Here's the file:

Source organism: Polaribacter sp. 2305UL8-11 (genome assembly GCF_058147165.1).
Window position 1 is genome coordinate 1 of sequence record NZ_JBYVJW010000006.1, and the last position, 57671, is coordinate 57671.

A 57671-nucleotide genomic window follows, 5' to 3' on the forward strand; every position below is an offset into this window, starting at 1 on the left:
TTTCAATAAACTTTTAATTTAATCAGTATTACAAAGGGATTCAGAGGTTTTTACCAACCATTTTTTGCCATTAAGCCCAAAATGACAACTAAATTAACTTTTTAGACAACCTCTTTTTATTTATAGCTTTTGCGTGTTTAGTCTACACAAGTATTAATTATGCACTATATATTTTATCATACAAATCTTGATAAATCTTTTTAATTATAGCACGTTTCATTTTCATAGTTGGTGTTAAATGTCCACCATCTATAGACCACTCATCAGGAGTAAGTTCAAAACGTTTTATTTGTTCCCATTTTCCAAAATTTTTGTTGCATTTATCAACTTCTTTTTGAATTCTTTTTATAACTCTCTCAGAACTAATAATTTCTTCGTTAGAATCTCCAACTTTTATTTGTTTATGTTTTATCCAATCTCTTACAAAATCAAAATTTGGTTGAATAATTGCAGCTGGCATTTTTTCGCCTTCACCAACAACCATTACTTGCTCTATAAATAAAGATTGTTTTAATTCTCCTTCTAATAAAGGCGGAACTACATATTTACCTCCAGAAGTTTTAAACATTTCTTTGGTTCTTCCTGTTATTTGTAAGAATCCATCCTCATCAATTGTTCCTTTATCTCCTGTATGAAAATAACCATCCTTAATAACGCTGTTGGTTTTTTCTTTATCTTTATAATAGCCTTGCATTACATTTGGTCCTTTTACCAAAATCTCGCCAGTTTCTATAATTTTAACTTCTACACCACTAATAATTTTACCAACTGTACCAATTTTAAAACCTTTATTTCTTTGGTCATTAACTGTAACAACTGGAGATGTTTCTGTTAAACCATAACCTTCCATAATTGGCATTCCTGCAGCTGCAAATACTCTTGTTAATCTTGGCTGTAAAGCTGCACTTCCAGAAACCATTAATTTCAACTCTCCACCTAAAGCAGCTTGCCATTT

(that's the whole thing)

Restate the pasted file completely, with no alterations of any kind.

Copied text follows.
Source organism: Polaribacter sp. 2305UL8-11 (genome assembly GCF_058147165.1).
Window position 1 is genome coordinate 1 of sequence record NZ_JBYVJW010000006.1, and the last position, 57671, is coordinate 57671.

A 57671-nucleotide genomic window follows, 5' to 3' on the forward strand; every position below is an offset into this window, starting at 1 on the left:
TTTCAATAAACTTTTAATTTAATCAGTATTACAAAGGGATTCAGAGGTTTTTACCAACCATTTTTTGCCATTAAGCCCAAAATGACAACTAAATTAACTTTTTAGACAACCTCTTTTTATTTATAGCTTTTGCGTGTTTAGTCTACACAAGTATTAATTATGCACTATATATTTTATCATACAAATCTTGATAAATCTTTTTAATTATAGCACGTTTCATTTTCATAGTTGGTGTTAAATGTCCACCATCTATAGACCACTCATCAGGAGTAAGTTCAAAACGTTTTATTTGTTCCCATTTTCCAAAATTTTTGTTGCATTTATCAACTTCTTTTTGAATTCTTTTTATAACTCTCTCAGAACTAATAATTTCTTCGTTAGAATCTCCAACTTTTATTTGTTTATGTTTTATCCAATCTCTTACAAAATCAAAATTTGGTTGAATAATTGCAGCTGGCATTTTTTCGCCTTCACCAACAACCATTACTTGCTCTATAAATAAAGATTGTTTTAATTCTCCTTCTAATAAAGGCGGAACTACATATTTACCTCCAGAAGTTTTAAACATTTCTTTGGTTCTTCCTGTTATTTGTAAGAATCCATCCTCATCAATTGTTCCTTTATCTCCTGTATGAAAATAACCATCCTTAATAACGCTGTTGGTTTTTTCTTTATCTTTATAATAGCCTTGCATTACATTTGGTCCTTTTACCAAAATCTCGCCAGTTTCTATAATTTTAACTTCTACACCACTAATAATTTTACCAACTGTACCAATTTTAAAACCTTTATTTCTTTGGTCATTAACTGTAACAACTGGAGATGTTTCTGTTAAACCATAACCTTCCATAATTGGCATTCCTGCAGCTGCAAATACTCTTGTTAATCTTGGCTGTAAAGCTGCACTTCCAGAAACCATTAATTTCAACTCTCCACCTAAAGCAGCTTGCCATTT